The Woodcutter I Live With – by Katie Kalisz

Doesn’t let summer
keep him away from
his axe; the way it breaks
things into pieces
is a necessary violence
to keep us warm in
winter. He wears long
pants, heavy boots,
gloves, in the sudden
May heat- pauses
to yell something
to the children, always
aware of where they
play. The spray of
sawdust looks like
confetti, the only sign
of change. His arms
and back accelerate
into a surface that
constantly resists.
The axe moves
in a circle down
his left, over gray
hair. He reaches tall,
springing into his toes,
and forward, all his
weight committing
to each stroke again
and again, the same
futile action repeated,
moments of insanity,
like biting and biting
into a rock. He swings
into something he
almost can’t swing
through. It is not like
baseball, connecting
in the sweet spot; there
is no squishy bounce,
no long ball flying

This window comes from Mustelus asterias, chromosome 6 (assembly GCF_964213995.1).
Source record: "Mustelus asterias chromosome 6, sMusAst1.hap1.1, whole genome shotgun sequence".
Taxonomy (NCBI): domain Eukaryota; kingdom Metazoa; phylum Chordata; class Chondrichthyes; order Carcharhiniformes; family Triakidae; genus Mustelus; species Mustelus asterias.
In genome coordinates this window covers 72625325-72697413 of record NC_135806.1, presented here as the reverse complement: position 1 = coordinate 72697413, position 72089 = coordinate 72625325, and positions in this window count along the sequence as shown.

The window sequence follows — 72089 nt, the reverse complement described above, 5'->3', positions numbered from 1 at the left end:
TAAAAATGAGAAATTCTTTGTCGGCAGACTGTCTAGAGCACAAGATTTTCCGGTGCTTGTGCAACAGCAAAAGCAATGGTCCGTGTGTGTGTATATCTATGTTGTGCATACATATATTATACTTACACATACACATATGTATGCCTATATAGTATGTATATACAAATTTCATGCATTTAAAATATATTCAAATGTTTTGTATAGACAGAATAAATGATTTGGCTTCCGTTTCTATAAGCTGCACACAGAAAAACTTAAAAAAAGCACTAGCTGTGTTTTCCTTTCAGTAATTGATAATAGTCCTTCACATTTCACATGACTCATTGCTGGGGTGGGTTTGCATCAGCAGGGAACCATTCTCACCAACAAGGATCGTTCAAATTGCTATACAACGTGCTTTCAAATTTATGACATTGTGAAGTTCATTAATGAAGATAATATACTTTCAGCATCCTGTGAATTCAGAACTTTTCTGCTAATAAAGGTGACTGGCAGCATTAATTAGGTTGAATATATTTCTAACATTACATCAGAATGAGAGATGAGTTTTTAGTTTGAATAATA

to applause, no easy
follow through here, and
contact happens every
time. A perfect slugging
percent. What does he think
when the axe hits the
wood? Is it anger or
longing? I know he’ll keep
swinging until pieces
finally splinter off
and a final swing
splits the log, clean
like a nut. He has an
addiction to heartwood;
he finally rests his heaving
chest, stacks the pieces
in a neat pile. Allium bloom
near the large oak he has
dismantled. A hummingbird
watches him. When he comes
in he smells of sweat and
gasoline. A little smoke.
A little danger. Bringing
him a glass of water
feels like inventing fire.

katie_kaliszKatie Kalisz is a Professor in the English Department at Grand Rapids Community College. Quiet Woman, her first book, was a finalist for the 2018 Main Street Rag Poetry Book Award. Her poems have appeared in Midwestern Gothic, The Michigan Poet, Red Paint Hill, Muddy River Poetry Review, and Unbroken Journal, among others.